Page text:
The Big Three? Try one and three – the Cavaliers record through the first four games of the season. The Cavs stumbled during takeoff against the Knicks, left then ground in a win against the Bulls, and then promptly dived headfirst into the ground, crashed and burned. Against the Knicks, LeBron’s official homecoming, the Cavs were horrid in quite possibly every facet of the game. Their defense was porous and allowed 95 points to the Knicks offense which consists of Carmelo Anthony and no one else. Their offense was, somehow even worse; shooting a 45.7% overall form the floor compared to the Knicks 53.6%. LeBron shot 5-15 from the field, 1-5 from three, and finished -13 in plus/minus. The worst differential in the game. That’s right- the Cavs actually gave up more points with LeBron on the floor than they did with the likes of Matthew Dellavedova. But, it was okay. It was only the first game of the season after all. The new superstars would have to get used to each other.
In their next game, a dominant 114-108 win against the scrappy Bulls, everything had seemed to click into place. The Cavs had liftoff. Then came the game against Portland. The Cavs engine sputtered, groaned, and just shut off altogether as they stumbled to a 19 point loss in the Rose Garden. Once again, the Cavs defense failed to stop much of anything, allowing 4 of Portland’s starters to score in double digits. Kyrie struggled to 9 points on 3-17 shooting as opposed to Damian Lillard’s massive 27 points. LeBron seemed to lose his form almost as quickly as he found it, continuing on from a 36 point performance to score 11 on 4-12 from the field. Had this been against an elite defender such as Jimmy Butler or Kawhi Leonard, it might have been acceptable. Unfortunately, the pathetic output James managed came against the likes of Nicholas Batum and Wesley Matthew, hardly the cream of the crop when it comes to defenders in the NBA. Once again, LeBron held the worst plus/minus in the game at -15. Even after such a crushing defeat, fans and analysts stayed optimistic nevertheless.
Their next game was against the Utah Jazz after all, the team who had given Gordon Hayward a max deal over the summer. Gordon Hayward. Turns out it was money well spent. The Cavs entered and started the game without any intensity, the Jazz led throughout the entire game, at one point by 16. The lead being able to be stretched to that extent was partially due to the Jazz shooting 50.6% to the Cavaliers 41.7%. But, in this game, LeBron finally seemed to wake up, hitting a massive three, then sinking three free throws to tie the game up with 3.4 seconds left. Unfortunately for him, Gordon Hayward had other ideas about how the game would end. Catching the inbound, Hayward faked, took a dribble, and as LeBron fell to the hardwood, let go of a smooth step back jumper. Nothing but net. On the surface, this game looks like one that could have gone either way, look deeper however, and you’ll notice huge flaws not only in the Cavs defense, but even more so in their offense.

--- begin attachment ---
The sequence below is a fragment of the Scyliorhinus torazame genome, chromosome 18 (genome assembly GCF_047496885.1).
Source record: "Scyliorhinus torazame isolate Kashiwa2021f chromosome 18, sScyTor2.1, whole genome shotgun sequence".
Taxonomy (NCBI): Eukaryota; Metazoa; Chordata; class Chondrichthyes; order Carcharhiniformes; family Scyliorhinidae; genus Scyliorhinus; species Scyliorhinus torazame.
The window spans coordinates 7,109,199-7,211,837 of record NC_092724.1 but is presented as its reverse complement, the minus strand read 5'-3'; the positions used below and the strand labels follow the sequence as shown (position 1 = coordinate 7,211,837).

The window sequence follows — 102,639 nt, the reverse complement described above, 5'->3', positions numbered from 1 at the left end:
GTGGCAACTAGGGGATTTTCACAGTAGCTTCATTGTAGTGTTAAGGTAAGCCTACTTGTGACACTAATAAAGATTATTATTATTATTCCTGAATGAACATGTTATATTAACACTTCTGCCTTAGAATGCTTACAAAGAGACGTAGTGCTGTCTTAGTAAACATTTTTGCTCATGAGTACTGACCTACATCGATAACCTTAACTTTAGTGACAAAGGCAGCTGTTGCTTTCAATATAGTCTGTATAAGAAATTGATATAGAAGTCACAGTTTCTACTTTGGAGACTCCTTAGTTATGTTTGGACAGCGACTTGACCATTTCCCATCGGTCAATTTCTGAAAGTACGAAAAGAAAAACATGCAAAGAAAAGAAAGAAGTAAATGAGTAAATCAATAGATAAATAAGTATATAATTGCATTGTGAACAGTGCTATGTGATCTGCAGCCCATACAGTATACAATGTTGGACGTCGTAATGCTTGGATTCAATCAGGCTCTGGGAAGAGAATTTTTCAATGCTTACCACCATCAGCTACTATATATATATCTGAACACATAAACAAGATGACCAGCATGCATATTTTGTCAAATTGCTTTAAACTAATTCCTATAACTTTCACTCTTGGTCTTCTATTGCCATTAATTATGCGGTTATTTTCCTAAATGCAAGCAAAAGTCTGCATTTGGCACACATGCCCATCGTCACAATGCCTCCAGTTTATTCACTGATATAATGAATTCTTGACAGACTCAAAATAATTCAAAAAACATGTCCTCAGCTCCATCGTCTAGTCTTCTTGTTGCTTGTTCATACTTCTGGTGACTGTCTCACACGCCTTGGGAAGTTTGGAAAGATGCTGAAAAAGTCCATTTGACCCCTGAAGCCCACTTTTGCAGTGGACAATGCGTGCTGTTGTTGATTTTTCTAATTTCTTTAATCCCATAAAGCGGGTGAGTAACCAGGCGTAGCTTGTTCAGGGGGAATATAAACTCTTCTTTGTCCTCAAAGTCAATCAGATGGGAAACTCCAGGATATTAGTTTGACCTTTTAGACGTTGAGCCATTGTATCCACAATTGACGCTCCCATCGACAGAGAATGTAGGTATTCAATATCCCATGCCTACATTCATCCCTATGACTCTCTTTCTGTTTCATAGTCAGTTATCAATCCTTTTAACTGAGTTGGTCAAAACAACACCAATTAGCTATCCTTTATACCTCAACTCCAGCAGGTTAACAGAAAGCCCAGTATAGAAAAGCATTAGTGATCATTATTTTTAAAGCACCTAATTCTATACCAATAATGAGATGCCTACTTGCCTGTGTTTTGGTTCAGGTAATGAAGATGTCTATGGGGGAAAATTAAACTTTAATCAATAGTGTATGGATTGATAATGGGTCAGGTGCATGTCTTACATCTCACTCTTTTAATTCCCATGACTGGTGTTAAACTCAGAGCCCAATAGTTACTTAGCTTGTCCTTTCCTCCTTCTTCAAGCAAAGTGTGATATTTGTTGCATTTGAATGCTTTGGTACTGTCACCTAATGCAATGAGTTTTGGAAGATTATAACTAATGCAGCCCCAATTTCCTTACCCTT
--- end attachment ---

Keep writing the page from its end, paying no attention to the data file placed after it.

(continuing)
In the loss to the Jazz, LeBron had 31 and Irving poured in 34 and Love chipped in with a respectable 14, so why did they lose? All three stars showed up and performed, right? Let’s dive a little deeper into the stats, LeBron did score 31, and shot quite nicely from the field, three point land and the charity strip, but he finished with just 3 boards and 4 assists. Way below his usual production, other than that he also had 4 turnovers, something very uncharacteristic of him. When I looked at Kyrie’s stat line I had to do a double-take, then a triple-take. Running the point for most of his 45 minutes on the floor, Kyrie Irving, while not a pass first guard, finished with a spectacular goose egg in the assists column. He scored 34 points on 12-23 shooting, which is quite a feat in itself. And he only turned the ball over once. Well, even I would only turn the ball over once if I NEVER PASSED. It is beyond me how one of the best point guards, albeit one with a scoring touch, finishes a whole game without a single assist. I’m not sure that’s even possible, especially when you have the likes of James and Love on your team. Well, in Kyrie’s defense, Love was pretty bad against the Jazz, mustering up 14 points on 2-10 shooting overall. So, how is it that a team as abundant in talent as the Cleveland Cavaliers manage to lose to the lowly Jazz? The reason is essentially the same as the one which plagued the Lakers all of 2013-2014. Too much heroball, pride, clashing egos and different styles. When superstars come together on a team, people expect them to naturally bond and suddenly turn into a super team worthy of dethroning the 95-96 Bulls. That doesn’t happen, and the Cavs are just one of the teams which has fallen victim to clashing superstars. The original Big Threes of San Antonio and Boston melded perfectly because each star knew their role. Tony Parker would be the facilitator and floor general, Ginobli was the go-to scorer in the clutch, and Duncan stayed his usual sturdy self in the post. Pierce was the leader of the team in Boston, Allen the clutch, and Garnett the intensity. In Cleveland, that synergy hasn’t formed yet. No one is willing to step down; Kyrie is the go-to scorer, along with LeBron and Kevin Love. The leader of the team is undoubtedly LeBron, except when Kyrie is bringing the ball up and when Love is starting the fast break. Always go to LeBron in clutch situations, but not if Kyrie is calling for the ball and/or Love is setting up at the three point line. If the Cavs stars can’t take a step back and accept that they will see reduced and less featured roles in order for the team to succeed, they will not succeed. They will become the second coming of the Lakers of 2013-14. And we will remember the 2014-15 Cleveland Cavaliers as the super team that wasn’t all that super.
– Michael X.